• On Scrubs, Jordan blew up at only four months, and later in one of JD's fantasies ate an entire goat as a Shout-Out to Jurassic Park.
  • As a Running Gag on The Cosby Show, Dr. Huxtable's patients frequently included pregnant women who'd dreamt of lashing out at their husbands.
  • Janice on Heroes, though the actress was pregnant in Real Life. It was a total coincidence that they got the idea for the character around the time she was starting to show...
    • That must be the case for many long running shows, such as soaps.
  • On ER, the pregnancies of two actresses were incorporated into the show. Problem is, both actresses were quite far along at a point where their TV pregnancies hadn't even been disclosed or discovered, so both of them still had to conceal their developing tummies until this time.
  • Averted in Glee. The pregnant teenager is only about 3 months in and as in real life, is barely showing.
  • It could have just been that we'd skipped ahead a month or two, but on Stargate Universe, an episode or two after T.J. reveals she's pregnant, she goes from not showing at all to obviously pregnant, then stays at that size until that plotline wraps up.
  • Averted with Scully's pregnancy on The X-Files, who didn't show until after the teaser in "Deadalive", roughly seven months into her pregnancy. Before that, there were scenes of her noticing the change in her body, but it wasn't noticeable to anyone else. She successfully hides her pregnancy from everyone (except Skinner) for months.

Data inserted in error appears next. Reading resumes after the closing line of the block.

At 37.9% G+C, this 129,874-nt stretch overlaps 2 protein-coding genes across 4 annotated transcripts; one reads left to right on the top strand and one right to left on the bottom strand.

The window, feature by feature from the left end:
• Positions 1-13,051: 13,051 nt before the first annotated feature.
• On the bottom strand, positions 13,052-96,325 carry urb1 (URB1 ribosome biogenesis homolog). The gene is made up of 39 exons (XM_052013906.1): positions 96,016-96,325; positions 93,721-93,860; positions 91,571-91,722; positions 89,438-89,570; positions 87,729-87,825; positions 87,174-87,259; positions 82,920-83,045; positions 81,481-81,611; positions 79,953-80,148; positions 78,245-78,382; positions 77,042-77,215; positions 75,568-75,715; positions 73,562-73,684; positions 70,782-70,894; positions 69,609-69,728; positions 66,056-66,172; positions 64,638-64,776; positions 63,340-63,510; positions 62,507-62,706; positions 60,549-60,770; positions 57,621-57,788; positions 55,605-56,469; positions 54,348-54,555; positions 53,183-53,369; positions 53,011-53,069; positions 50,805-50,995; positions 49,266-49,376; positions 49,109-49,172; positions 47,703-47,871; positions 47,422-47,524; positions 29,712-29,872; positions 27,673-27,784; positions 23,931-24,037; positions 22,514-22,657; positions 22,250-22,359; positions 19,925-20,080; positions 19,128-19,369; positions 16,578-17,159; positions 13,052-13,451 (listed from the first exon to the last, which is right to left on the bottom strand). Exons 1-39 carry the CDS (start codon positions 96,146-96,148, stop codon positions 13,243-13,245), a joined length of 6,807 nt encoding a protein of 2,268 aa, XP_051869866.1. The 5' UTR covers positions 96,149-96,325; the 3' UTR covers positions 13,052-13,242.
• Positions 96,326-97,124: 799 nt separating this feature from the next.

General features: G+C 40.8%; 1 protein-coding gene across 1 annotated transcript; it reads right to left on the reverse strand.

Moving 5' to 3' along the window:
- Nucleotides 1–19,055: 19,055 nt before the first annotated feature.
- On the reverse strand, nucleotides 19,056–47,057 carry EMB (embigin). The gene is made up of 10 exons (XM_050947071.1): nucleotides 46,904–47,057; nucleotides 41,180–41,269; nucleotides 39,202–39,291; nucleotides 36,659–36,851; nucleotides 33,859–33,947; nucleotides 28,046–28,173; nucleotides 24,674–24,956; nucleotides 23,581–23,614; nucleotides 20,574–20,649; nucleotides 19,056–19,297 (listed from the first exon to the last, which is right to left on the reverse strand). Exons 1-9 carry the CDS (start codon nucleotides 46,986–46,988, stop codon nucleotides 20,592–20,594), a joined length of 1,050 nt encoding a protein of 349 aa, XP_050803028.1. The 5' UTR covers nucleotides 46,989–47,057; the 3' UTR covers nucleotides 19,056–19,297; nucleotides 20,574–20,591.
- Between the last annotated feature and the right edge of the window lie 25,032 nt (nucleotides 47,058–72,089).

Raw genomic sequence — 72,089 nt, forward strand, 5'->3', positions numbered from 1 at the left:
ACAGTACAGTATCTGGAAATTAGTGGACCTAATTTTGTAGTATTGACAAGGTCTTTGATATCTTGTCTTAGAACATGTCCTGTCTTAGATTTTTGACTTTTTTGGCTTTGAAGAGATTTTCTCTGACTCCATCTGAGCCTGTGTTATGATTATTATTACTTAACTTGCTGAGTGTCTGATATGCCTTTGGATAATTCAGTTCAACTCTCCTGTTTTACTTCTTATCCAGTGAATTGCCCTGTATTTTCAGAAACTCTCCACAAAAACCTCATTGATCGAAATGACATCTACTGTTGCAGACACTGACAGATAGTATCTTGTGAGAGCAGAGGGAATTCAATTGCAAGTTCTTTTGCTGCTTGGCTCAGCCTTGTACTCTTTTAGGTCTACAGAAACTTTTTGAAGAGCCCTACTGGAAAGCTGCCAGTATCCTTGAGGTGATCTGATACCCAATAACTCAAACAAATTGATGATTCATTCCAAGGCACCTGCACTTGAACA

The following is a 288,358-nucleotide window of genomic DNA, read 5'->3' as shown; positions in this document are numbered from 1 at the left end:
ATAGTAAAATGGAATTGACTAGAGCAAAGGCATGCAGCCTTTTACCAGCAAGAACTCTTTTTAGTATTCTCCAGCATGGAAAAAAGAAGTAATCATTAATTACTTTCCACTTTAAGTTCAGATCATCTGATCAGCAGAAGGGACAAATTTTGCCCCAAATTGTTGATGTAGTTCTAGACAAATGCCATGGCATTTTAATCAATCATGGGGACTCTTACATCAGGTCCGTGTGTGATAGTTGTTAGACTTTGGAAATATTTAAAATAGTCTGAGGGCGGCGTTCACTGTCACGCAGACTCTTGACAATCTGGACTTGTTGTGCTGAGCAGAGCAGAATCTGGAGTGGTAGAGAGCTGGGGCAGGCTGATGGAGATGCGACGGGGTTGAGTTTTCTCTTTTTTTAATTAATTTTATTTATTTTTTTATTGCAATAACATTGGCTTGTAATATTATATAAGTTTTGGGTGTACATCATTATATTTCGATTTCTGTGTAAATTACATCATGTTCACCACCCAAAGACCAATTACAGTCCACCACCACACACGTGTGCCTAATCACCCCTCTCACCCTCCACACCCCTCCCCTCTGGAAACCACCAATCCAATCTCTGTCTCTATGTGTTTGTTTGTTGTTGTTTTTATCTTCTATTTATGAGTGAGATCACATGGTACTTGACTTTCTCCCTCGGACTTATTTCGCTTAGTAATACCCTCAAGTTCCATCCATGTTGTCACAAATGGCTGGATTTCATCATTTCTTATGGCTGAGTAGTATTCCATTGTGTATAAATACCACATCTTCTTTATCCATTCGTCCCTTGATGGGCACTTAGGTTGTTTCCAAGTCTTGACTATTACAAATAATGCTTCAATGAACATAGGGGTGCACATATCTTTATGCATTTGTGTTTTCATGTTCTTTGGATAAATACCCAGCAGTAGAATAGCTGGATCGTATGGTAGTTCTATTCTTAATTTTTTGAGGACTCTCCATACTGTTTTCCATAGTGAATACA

• On Degrassi, Jenna actually starts showing a few weeks before she finds out she's pregnant (at first, she thinks she's just getting fat). However, this is justified — she doesn't realize she's pregnant until she's six months along.
  • On Roseanne, Jackie was showing the moment she announced she was pregnant thanks to Laurie Metcalf's real life pregnancy. They originally tried to hide it, but Laurie got so big they eventually had no choice but to make the character pregnant, too.
  • Lampshaded on Full House. Becky announces her pregnancy in the 4th season finale, but when the 5th season premiered she'd sprouted a sizeable baby bump. Jesse comes back from a tour with his band and is shocked by the sight, and Becky even admits it more or less happened overnight. Of course, in the same episode they found out they were having twins.
  • Annie on 7th Heaven bemoans the fact that she's fallen into this trope, having swollen up enough that her regular clothes don't fit anymore at just three months. Like Becky, she finds out she's having twins.

Video Games

  • In the last few seconds of the ending cutscene for First Encounter Assault Recon 2: Project Origins, Alma is shown heavily pregnant, even though the "conception" occurred only seconds ago. Then again, this is possibly a psionic projection and thus her immediate development could be an illusion she is using to show her unwilling lover that she has become pregnant.
  • In Sam and Max: The Devil's Playhouse: The City That Dares Not Sleep, Sybil Pandemik returns from her honeymoon sporting one of these. She had been gone for nearly a year of in-game time, at least.
  • Ken's wife Eliza in the IV game. She graduates to Hot Mom when she gives birth to Mel in SSFIV.
  • Inverted in the Rune Factory games. If one of the possible wives gets pregnant (or the female protagonist in the 4th game), she never shows at all, even as time passes.


Western Animation